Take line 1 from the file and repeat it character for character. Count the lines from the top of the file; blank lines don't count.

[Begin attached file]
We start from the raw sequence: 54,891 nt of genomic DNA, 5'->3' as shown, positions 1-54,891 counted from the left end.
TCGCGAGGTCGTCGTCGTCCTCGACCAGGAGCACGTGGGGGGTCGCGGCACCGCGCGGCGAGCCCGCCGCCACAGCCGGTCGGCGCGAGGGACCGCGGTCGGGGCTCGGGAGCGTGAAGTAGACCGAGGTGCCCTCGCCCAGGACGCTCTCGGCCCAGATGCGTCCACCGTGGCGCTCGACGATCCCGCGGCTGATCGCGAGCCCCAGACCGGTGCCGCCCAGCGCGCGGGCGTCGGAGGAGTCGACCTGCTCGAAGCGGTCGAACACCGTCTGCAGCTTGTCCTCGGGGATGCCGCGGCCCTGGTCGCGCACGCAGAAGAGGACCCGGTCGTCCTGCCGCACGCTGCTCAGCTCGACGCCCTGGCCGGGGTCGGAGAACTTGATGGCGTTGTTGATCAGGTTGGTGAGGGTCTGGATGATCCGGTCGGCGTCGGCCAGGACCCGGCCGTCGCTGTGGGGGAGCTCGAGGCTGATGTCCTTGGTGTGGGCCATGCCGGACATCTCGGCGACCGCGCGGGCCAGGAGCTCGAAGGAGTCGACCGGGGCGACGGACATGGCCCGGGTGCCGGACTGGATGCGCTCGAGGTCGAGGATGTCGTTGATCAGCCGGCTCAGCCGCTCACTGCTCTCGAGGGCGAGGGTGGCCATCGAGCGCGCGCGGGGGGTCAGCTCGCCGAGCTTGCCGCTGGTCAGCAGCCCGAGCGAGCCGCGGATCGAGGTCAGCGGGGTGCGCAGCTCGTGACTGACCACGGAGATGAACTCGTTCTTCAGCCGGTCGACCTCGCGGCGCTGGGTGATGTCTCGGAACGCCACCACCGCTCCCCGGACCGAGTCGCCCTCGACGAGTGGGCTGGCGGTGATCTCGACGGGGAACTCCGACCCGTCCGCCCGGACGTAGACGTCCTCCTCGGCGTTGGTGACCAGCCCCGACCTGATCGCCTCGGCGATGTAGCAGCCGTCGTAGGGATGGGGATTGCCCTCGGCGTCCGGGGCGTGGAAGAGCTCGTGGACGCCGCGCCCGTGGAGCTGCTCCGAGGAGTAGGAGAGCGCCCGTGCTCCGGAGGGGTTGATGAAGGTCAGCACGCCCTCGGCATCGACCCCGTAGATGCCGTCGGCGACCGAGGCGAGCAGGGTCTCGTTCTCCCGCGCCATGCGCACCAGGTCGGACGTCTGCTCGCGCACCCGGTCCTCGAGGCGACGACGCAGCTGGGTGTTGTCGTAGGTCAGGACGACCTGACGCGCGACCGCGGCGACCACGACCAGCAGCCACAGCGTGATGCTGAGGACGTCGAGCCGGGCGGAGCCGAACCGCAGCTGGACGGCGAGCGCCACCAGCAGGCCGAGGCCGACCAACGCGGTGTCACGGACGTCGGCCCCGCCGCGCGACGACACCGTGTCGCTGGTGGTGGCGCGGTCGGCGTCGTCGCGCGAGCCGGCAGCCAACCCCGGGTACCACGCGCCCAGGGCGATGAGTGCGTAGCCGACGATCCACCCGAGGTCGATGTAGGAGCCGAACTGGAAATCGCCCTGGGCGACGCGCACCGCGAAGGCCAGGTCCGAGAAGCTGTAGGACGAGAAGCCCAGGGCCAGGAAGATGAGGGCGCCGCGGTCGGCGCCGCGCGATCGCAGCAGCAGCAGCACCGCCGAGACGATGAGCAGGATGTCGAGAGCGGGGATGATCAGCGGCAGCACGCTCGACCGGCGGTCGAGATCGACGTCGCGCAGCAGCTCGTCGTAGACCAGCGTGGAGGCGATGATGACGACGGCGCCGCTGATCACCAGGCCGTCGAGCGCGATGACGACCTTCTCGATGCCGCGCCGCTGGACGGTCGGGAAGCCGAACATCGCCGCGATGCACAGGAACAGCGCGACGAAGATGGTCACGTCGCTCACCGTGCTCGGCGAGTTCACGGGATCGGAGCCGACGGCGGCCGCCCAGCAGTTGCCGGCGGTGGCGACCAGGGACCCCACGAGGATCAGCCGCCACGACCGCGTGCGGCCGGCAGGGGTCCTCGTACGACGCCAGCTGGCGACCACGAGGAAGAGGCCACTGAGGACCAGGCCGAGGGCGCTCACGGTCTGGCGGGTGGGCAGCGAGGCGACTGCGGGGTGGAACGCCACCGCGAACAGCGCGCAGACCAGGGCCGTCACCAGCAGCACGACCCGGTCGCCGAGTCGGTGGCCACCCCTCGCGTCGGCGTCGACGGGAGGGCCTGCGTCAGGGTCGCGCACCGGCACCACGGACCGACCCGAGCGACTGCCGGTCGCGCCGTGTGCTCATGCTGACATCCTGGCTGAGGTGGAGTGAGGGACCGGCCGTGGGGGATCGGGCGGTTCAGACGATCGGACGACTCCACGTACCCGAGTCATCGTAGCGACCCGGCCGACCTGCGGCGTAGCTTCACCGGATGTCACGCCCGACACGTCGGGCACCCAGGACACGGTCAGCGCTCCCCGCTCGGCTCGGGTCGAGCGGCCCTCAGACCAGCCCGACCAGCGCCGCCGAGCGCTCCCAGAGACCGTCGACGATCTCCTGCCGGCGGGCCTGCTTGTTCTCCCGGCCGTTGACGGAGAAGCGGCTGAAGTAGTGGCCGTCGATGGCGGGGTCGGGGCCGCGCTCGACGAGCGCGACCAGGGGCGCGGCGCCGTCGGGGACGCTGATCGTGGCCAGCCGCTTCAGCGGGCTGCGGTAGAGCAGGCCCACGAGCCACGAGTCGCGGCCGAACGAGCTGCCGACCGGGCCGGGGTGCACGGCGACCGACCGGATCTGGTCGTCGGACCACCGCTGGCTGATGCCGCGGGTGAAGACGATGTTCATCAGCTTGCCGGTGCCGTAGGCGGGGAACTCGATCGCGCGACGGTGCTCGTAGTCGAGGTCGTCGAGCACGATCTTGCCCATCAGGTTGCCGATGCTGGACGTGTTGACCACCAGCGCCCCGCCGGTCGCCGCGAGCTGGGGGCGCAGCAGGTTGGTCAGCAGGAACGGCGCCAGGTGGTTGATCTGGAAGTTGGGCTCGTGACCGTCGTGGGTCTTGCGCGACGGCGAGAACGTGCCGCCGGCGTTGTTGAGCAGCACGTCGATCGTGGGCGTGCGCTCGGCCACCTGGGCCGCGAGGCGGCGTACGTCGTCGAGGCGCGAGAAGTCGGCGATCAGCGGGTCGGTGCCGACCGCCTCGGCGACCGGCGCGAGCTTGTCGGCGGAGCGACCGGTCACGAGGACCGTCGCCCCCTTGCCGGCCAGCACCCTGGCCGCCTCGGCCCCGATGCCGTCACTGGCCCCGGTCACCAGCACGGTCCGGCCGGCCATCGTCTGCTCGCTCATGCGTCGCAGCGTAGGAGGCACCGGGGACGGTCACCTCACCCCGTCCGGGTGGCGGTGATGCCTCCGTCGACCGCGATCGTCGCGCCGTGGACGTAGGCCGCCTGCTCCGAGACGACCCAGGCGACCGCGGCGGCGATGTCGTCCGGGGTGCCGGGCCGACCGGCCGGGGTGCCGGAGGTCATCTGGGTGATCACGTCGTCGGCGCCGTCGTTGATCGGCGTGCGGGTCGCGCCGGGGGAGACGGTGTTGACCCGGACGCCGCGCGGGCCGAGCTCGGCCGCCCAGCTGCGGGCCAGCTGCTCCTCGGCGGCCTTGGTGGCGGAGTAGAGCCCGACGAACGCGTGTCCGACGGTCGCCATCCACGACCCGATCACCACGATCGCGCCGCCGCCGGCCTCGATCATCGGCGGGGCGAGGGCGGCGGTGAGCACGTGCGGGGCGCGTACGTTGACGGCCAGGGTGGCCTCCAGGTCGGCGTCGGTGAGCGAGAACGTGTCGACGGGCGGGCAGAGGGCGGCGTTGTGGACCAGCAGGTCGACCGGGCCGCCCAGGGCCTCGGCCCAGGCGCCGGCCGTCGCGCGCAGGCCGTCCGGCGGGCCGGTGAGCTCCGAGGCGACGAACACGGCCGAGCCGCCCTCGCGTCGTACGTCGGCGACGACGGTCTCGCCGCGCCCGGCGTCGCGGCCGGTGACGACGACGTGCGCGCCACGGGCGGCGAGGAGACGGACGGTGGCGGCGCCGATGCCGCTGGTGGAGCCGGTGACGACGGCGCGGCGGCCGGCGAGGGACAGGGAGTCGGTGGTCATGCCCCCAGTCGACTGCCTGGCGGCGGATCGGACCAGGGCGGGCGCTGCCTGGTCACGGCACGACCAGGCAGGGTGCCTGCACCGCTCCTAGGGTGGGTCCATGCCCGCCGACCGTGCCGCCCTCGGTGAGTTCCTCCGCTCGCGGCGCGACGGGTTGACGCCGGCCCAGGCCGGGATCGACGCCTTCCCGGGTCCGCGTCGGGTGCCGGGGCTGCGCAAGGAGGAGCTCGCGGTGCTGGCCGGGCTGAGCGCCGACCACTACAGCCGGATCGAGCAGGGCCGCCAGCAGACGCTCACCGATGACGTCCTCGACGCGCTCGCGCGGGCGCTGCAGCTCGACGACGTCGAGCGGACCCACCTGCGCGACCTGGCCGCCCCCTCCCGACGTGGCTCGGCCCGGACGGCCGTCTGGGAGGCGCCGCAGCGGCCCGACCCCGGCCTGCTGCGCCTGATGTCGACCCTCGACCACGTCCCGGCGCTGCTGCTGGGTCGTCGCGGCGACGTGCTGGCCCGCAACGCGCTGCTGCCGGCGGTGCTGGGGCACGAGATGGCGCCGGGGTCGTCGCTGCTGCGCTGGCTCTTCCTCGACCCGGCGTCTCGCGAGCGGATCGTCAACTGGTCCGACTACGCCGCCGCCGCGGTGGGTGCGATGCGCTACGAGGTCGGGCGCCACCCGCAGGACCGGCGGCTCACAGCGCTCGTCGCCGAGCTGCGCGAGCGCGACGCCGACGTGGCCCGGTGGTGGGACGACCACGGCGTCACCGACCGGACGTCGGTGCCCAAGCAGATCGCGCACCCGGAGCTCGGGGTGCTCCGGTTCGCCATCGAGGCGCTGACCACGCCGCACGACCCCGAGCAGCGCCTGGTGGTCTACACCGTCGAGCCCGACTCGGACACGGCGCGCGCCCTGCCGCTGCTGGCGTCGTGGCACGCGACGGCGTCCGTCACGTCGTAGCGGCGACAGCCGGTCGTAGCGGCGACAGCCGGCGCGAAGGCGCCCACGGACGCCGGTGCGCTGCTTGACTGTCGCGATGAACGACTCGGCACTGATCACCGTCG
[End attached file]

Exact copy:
We start from the raw sequence: 54,891 nt of genomic DNA, 5'->3' as shown, positions 1-54,891 counted from the left end.